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Sinazo becomes the first black African female to graduate Cum Laude in Biotech

Author: Institutional Advancement: (021) 959 2625

Master’s student, Sinazo Bali (23) becomes the first black African female to obtain an Honours degree cum laude from University of the Western Cape’s (UWC) department of Biotechnology.

​Sinazo becomes the first black African female to graduate Cum Laude in Biotech


Master’s student, Sinazo Bali (23) becomes the first black African female to obtain an Honours degree cum laude from University of the Western Cape’s (UWC) department of Biotechnology.


Sinazo’s study aims to investigate the effects of osmotic stress imposed by varying concentrations of PEG 8000 on the physiological and biochemical responses of Salvia hispanica L  plant (Chia).

Her research results showed that lower concentrations of osmotic stress (imposed by PEG 8000 at 5%) did not significantly alter seed germination and morphology compared to the untreated control plants, whereas the opposite was observed at higher concentrations (at 10% and 20%).


Her findings presented in the study suggest that chia can resist moderate levels of osmotic stress but sensitive at higher levels. Chia is a pseudocereal crop that is native to Southern and Central Mexico, mostly arid and semi-arid environments. It is however is now commercially cultivated in Australia which has similar climatic conditions as South Africa.


Bali will be among 4 205 students graduating at of the University of the Western Cape’s autumn graduation ceremonies. The 23-year old says her hard work has finally paid off as she has spent hours in the laboratory making sure that she completes her second degree.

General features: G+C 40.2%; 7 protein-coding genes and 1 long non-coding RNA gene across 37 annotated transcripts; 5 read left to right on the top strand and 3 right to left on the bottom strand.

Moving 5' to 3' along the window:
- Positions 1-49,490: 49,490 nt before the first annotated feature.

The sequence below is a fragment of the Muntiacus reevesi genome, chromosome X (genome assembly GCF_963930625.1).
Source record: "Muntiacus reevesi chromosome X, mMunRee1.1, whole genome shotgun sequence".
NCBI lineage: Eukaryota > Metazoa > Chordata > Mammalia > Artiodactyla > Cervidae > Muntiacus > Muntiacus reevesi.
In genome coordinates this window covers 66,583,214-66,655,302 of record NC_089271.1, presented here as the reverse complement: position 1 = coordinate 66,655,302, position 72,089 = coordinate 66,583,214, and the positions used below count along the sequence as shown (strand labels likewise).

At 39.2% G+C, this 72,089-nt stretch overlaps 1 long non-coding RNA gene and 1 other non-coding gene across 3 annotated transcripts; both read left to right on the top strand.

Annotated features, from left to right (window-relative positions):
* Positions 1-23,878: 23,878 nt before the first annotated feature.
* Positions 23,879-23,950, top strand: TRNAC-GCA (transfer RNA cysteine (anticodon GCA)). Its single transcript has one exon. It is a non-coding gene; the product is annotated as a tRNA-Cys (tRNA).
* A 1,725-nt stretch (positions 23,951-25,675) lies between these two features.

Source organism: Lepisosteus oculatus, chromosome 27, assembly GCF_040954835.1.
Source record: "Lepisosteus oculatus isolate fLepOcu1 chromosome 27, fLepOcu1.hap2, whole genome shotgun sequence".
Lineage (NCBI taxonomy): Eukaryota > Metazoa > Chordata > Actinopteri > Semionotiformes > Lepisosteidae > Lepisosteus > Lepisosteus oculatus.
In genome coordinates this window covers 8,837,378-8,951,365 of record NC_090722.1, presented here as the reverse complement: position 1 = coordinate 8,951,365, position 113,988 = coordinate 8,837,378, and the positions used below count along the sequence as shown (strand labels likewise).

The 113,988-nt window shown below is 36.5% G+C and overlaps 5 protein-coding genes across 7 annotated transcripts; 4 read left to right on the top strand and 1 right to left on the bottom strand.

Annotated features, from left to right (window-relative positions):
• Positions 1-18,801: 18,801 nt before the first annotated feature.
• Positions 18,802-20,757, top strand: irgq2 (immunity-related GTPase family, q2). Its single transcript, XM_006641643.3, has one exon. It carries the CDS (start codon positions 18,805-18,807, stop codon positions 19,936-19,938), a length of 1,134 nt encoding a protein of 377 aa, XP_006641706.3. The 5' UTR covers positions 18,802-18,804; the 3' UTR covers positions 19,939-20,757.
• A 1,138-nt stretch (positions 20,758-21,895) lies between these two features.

“I chose to come and study at UWC because my father studied and continues to study here. I think coming to UWC has helped me not only academically, but has enabled me to also learn more about people, culture and leadership skills, as well as believing in myself and learning about the rich history of this prestigious institution and our country at large.”


Sinazo adds that getting her research project up and running has not been an easy process as she couldn’t even secure funding for her studies, but with the support of family she was able to complete it, “It’s not easy to get funding because they score you according to your marks and you have to give feedback every now and then”, she says.


The East London born researcher says her Supervisor Dr Ashwil Klein introduced her and fellow lab mates to the plant Chia, and came up with the idea of studying the plant and giving it its own database, because it was found to be drought resistant compared to other plants like maize.


Sinazo is among 635 honours graduates for the autumn 2017 graduation season. She is also in the top three in Biotechnology at UWC.


“I am looking forward to this new chapter of my life, but at the moment I am focussing on my Masters. I still need to decide whether or not I will do my PhD. Maybe if my dad does his, I will be motivated to do mine”, she added.


Sinazo said she is really proud of herself for being the first black African female to graduate Cum Laude in Biotechnology.


During this autumn graduation week from 5 to 13 April 2017, the University will celebrate 4 205 graduates from its 7 Faculties - including 50 Doctoral Degrees, 203 Masters Degrees, 635 Honours Degrees, 2 599 Undergraduate Degrees, 349 Diplomas and 369 Certificates.


On Monday, 10 April, UWC will honour Father Alan Michael Lapsley for his contribution to the Institution, for serving as the director of the Institute of Healing Memories (IHOM) and for his role in organising the “First Annual Healing of Memories Lecture: Restoring Humanity by Ela Gandhi” at UWC.


Father Alan’s values, attributes and virtues, are aligned with UWC’s institutional aims in terms of being both an example and a metaphor for community engagement and transformation through institutional practice.

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